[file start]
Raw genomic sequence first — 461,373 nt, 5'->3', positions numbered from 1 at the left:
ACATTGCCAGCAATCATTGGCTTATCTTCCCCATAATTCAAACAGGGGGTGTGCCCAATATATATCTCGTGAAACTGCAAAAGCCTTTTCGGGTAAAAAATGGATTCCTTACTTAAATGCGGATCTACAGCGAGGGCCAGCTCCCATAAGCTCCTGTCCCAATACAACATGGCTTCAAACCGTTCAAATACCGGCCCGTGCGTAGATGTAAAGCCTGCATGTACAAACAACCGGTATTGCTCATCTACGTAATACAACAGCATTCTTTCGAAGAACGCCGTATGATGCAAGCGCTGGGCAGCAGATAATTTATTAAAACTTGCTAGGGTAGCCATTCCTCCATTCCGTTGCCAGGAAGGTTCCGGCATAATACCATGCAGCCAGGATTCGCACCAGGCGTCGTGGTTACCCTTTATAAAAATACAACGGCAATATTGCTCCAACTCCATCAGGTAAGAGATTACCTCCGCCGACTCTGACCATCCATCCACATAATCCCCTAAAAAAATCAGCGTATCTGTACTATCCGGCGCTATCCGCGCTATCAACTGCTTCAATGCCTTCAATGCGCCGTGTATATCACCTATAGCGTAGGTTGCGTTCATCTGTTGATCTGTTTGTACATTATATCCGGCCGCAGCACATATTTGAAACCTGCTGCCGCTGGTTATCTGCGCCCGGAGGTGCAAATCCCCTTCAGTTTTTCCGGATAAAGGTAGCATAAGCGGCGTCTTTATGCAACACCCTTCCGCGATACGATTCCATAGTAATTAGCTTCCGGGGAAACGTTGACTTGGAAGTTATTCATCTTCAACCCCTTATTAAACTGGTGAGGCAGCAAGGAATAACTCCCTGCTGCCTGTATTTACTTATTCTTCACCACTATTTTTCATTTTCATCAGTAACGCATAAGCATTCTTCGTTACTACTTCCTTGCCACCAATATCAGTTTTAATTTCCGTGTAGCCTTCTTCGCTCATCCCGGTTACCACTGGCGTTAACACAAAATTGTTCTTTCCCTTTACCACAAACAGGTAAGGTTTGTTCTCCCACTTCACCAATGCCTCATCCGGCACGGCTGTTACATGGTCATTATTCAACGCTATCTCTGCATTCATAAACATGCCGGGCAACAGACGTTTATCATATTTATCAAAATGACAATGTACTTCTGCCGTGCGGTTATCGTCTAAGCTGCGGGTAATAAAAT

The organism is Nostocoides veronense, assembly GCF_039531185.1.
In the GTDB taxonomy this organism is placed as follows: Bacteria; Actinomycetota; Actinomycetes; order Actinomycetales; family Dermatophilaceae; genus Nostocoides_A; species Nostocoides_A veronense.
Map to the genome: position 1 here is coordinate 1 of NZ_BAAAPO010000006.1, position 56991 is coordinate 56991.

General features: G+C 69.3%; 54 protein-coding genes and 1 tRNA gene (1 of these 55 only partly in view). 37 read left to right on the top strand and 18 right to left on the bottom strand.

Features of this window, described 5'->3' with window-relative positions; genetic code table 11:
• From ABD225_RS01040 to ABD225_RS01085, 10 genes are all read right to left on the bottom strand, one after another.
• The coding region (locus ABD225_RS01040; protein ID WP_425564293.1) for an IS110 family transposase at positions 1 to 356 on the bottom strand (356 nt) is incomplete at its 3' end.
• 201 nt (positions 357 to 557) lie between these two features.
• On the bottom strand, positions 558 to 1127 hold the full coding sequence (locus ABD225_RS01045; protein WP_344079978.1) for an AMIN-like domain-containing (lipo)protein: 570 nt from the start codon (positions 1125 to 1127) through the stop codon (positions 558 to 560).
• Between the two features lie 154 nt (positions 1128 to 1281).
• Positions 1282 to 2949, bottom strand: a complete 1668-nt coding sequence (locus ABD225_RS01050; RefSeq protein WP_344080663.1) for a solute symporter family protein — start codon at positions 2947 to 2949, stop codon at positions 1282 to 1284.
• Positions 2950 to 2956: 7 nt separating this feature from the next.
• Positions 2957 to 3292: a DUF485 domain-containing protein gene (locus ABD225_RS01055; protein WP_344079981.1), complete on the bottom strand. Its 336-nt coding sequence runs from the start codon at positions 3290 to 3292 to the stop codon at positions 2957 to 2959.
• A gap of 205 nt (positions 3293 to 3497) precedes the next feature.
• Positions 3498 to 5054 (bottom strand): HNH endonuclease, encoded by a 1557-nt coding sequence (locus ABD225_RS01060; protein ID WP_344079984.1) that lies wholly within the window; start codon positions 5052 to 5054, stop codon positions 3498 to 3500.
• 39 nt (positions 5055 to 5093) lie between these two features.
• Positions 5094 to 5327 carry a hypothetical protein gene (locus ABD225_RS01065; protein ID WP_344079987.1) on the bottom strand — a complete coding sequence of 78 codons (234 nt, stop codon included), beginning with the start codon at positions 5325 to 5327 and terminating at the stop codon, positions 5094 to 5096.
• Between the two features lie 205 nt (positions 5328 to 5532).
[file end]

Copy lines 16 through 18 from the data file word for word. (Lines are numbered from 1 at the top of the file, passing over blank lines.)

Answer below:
• A gap of 205 nt (positions 3293 to 3497) precedes the next feature.
• Positions 3498 to 5054 (bottom strand): HNH endonuclease, encoded by a 1557-nt coding sequence (locus ABD225_RS01060; protein ID WP_344079984.1) that lies wholly within the window; start codon positions 5052 to 5054, stop codon positions 3498 to 3500.
• 39 nt (positions 5055 to 5093) lie between these two features.